Kangaroos save the best for last
For six weeks it was perceived that the Kangaroos were prolonging the inevitable. And on Saturday night in Brisbane, the Kangaroos did what was always expected of them, but not in the fashion that was predicted.
Australia, unconvincing at times throughout the tournament, left their best for last to give Mal Meninga furthermore bragging rights over Wayne Bennett and lift the World Cup once again.
It was only until the quarter final Australia began to hit their straps, but they came into the final having not been tested since the opening weekend of the tournament against England in Melbourne.
And tested they were again.
If England were going to pull off an upset of gigantic proportions, Sam Burgess needed to have an equally mammoth contribution – but he was generally well contained by an Australian defensive line hellbent on denting their opponents.
With two of England’s best players in Sean O’Loughlin and Josh Hodgson missing through injury, near perfection was required from the visitors.
So when their first attacking opportunity presented itself mid-way through the second half, Wayne Bennett would have been pulling his hair out watching his side get taken into touch on just the second tackle.
The fact they coughed over possession on the second tackle while attacking the line a few moments later would only compound their woes.
England prop Tom Burgess won’t want to watch replays of this game. He dropped the ball two times in as many minutes with his side trailing by a converted try in the dying stages of the game.
His ball control has dogged him for his entire career and it once again let him down on the night he could least afford it.
But like all Bennett-coached sides, they kept themselves in the contest through some gritty defence.
The problem for England, they rarely looked like finding a way through the Australian defence. But what they lacked with the ball in hand they made up for with scramble in defence to thwart the attacking prowess of the Kangaroos for large chunks of the contest.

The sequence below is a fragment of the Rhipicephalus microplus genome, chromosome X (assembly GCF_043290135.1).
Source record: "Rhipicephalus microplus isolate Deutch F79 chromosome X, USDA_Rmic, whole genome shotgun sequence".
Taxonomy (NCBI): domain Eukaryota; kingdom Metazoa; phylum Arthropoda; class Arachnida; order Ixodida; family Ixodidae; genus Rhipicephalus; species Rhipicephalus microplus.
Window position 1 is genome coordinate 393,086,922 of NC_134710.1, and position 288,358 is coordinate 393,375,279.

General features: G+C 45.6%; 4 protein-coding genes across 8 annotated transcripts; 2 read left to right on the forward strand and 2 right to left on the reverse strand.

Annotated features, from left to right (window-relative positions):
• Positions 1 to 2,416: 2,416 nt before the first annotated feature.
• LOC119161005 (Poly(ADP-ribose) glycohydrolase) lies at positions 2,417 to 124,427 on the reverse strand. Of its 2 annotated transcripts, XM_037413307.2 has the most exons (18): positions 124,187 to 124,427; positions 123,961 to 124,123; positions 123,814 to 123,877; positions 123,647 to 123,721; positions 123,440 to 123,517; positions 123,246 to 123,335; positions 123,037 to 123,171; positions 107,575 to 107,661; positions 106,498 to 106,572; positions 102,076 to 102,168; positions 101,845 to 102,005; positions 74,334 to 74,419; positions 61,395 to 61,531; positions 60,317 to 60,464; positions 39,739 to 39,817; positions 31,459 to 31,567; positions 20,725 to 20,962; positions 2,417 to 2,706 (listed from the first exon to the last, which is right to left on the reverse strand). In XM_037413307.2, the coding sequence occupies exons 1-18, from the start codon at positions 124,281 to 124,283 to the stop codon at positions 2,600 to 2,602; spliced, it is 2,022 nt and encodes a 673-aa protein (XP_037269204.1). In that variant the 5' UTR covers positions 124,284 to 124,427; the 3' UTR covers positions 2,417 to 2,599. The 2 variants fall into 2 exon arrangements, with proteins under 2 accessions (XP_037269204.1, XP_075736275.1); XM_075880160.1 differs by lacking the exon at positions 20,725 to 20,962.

Keeping a team to six points leads to victory on almost every occasion. But not against a team that has prided itself on defence since coming together almost two months ago.
Australian vice captain Boyd Cordner was devastating down the left edge, matched equally by his backrow partner Matt Gillett on the opposite side of the field.
If there was any doubt before, Meninga laid claim to the tag as the game’s greatest representative coach, continuing his unbeaten record with Australia to guide the Kangaroos to a World Cup triumph on home soil.
The coach of the Kangaroos is a job that comes with very few accolades. Winning is only achieving the expected. Losing is unforgiveable.
It’s a tough gig, but Meninga has made the seamless transition from State of Origin, where he helped Queensland to a record eight straight series wins, to the international arena.
This one would have been that extra bit sweeter knowing Bennett was on the end of it. Tension between the pair has only intensified over the past few years and given the barbs thrown at each other in the build up, you can be guaranteed Meninga would have gained extra satisfaction in Bennett’s misery.
Even his most avid supporters in his home town took pleasure in his pain, booing the largely idolised Queenslander when he appeared on the big screen. His reign with England appeared to have ended on Saturday night, but by no means was his time all for nothing. England have shortened the gap between them and Australia, learning some lessons that will ensure they will be as competitive in the future long after Bennett’s departure.